Background: A recent comprehensive report on healthcare quality in Italy published by the Organization of Economic Co-operation and Development (OECD) recommended that regular monitoring of quality of primary care by means of compliance with standards of care for chronic diseases is performed. A previous ecological study demonstrated that compliance with standards of care could be reliably estimated on regional level using administrative databases. This study compares estimates based on administrative data with estimates based on GP records for the same persons, to understand whether ecological fallacy played a role in the results of the previous study. Methods: We compared estimates of compliance with diagnostic and therapeutic standards of care for type 2 diabetes (T2DM), hypertension and ischaemic heart disease (IHD) from administrative data (IAD) with estimates from medical records (MR) for the same persons registered with 24 GP's in 2012. Data were linked at an individual level. Results: 32, 688 persons entered the study, 12, 673 having at least one of the three diseases according to at least one data source. Patients not detected by IAD were many, for all three conditions: adding MR increased the number of cases of T2DM, hypertension, and IHD by +40%, +42%, and +104%, respectively. IAD had imperfect sensitivity in detecting population compliance with therapies (adding MR increased the estimate, from +11.5% for statins to +14.7% for antithrombotics), and, more substantially, with diagnostic recommendations (adding MR increased the estimate, from +23.7% in glycated hemoglobin tests, to +50.5% in electrocardiogram). Patients not detected by IAD were less compliant with respect to those that IAD correctly identified (from -4.8 percentage points in proportion of IHD patients compliant with a yearly glycated hemoglobin test, to -40.1 points in the proportion of T2DM patients compliant with the same recommendation). IAD overestimated indicators of compliance with therapeutic standards (significant differences ranged from 3.3. to 3.6 percentage points) and underestimated indicators of compliance with diagnostic standards (significant differences ranged from -2.3 to -14.1 percentage points). Conclusion: IAD overestimated the percentage of patients compliant with therapeutic standards by less than 6 percentage points, and underestimated the percentage of patients compliant with diagnostic standards by a maximum of 14 percentage points. Therefore, both discussions at local level between GP's and local health unit managers and discussions at central level between national and regional policy makers can be informed by indicators of compliance estimated by IAD, which, based on those results, have the ability of signalling critical or excellent clusters. However, this study found that estimates are partly flawed, because a high number of patients with chronic diseases are not detected by IAD, patients detected are not representative of the whole population of patients, and some categories of diagnostic tests are markedly underrecorded in IAD (up to 50% in the case of electrocardiograms). Those results call to caution when interpreting IAD estimates. Audits based on medical records, on the local level, and an interpretation taking into account information external to IAD, on the central level, are needed to assess a more comprehensive compliance with standards.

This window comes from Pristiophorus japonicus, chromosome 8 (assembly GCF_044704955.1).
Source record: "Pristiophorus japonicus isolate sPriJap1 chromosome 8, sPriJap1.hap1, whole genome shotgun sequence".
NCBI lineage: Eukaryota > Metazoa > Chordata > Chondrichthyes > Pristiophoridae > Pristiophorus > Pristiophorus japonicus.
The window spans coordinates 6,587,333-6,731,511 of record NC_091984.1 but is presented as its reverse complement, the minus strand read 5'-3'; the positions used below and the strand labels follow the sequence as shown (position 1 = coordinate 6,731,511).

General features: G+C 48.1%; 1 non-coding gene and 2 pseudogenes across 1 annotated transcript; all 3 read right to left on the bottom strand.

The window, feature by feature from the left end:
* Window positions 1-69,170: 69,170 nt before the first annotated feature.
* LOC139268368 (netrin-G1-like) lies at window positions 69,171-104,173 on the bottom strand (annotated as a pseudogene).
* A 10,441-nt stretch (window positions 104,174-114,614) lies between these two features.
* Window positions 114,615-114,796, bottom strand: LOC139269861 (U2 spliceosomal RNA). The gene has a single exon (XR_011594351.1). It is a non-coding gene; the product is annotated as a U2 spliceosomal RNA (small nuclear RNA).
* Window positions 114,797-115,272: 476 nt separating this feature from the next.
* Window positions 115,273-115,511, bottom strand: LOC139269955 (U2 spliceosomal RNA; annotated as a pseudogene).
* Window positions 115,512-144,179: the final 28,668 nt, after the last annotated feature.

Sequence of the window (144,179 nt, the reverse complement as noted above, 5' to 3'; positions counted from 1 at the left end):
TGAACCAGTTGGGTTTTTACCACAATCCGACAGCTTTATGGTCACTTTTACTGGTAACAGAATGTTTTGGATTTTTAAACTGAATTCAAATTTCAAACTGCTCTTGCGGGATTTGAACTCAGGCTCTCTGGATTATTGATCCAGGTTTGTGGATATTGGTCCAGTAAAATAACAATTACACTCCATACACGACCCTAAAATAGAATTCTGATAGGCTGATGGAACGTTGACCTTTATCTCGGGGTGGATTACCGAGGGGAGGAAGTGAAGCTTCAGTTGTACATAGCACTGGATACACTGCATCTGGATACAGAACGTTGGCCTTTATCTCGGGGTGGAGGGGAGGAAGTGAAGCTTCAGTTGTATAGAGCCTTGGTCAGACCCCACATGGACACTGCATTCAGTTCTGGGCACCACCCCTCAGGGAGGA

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Journal PLoS ONE
Gini, R, Schuemie, M.J, Pasqua, A, Carlini, E. (Emanuele), Profili, F. (Francesco), Cricelli, C, … Klazinga, N.S. (2017). Monitoring compliance with standards of care for chronic diseases using healthcare administrative databases in Italy: Strengths and limitations. PLoS ONE, 12(12). doi:10.1371/journal.pone.0188377